Google Details Best Practices For Protecting Your Gmail Account From Hackers
As part of a recent case study, Google teamed up with the University of California, Berkeley, to better understand how hijackers attempt to take over email and social networking accounts. As any thirty-something who grew up watching G.I. Joe cartoons can attest, knowing is half the battle. So, after learning the most common methods for hijacking, Google has some tips on how Gmail users can protect their accounts from outside threats.
Hijacking is a common problem, with more 15 percent of Internet users having reported experiencing the takeover of an email or social networking account. From March 2016 to March 2017, Google and UC Berkley analyzed several black markets to see how hijackers steal passwords and other sensitive data, and what they found is that phishing scams present the greatest threat, followed by keyloggers, and finally third-party security breaches.
"A wide variety of safeguards help us to prevent attacks before they ever affect our users. For example, Safe Browsing, which now protects more than 3 billion devices, alerts users before they visit a dangerous site or when they click a link to a dangerous site within Gmail. We recently announced the Advanced Protection program which provides extra security for users that are at elevated risk of attack," Google stated in a blog post.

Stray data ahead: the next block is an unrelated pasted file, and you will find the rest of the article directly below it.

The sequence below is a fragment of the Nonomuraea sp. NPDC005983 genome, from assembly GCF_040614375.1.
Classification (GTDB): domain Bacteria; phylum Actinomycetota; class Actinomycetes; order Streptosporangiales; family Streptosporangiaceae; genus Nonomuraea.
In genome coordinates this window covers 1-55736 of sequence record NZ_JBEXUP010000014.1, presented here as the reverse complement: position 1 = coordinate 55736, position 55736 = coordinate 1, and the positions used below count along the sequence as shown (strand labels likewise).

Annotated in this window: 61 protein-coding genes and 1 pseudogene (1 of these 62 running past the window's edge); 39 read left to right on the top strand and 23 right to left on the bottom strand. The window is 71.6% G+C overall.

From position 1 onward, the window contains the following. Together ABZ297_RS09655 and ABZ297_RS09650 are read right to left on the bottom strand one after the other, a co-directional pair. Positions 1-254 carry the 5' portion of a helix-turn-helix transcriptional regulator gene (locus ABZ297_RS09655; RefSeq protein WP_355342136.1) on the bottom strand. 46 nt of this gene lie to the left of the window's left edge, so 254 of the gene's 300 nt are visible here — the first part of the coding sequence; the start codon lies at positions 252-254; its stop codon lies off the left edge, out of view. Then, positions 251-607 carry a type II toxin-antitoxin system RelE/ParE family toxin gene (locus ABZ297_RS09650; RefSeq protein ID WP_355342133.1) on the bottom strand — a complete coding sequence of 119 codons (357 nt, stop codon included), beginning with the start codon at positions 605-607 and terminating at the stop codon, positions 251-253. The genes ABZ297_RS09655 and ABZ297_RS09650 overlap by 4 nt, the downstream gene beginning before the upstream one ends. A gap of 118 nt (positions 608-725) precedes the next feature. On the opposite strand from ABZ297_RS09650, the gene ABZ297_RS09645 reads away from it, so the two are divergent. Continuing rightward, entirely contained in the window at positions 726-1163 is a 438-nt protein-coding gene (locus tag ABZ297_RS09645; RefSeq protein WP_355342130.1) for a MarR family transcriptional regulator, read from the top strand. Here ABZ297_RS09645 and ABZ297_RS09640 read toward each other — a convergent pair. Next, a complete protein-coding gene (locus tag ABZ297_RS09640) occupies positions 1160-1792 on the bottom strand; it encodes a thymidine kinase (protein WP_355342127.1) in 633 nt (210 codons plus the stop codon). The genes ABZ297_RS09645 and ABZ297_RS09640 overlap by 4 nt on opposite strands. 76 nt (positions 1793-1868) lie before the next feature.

Google pats itself on the back in its blog post, but the underlying message for Google account holders is to take advantage of the security tools that the company provides. For example, Google recommends visiting its Security Checkup page to make sure you have recovery information associated with your account, like a phone number. Google also recommends letting Chrome automatically generate passwords for your accounts, and to save them via Smart Lock.
"We're constantly working to improve these tools, and our automatic protections, to keep your data safe," Google says.
Google doesn't mention this, but we will—safe computing habits are key to staying secure. That entails not clicking on URLs in emails and messages, and instead carefully typing web addresses directly into your browser. You also should avoid opening up unexpected email attachments, even from trusted sources. If a friend or family member had their account hijacked, you could be receiving a dirty attachment.
Thumbnail Image Source: Flickr (Cairo)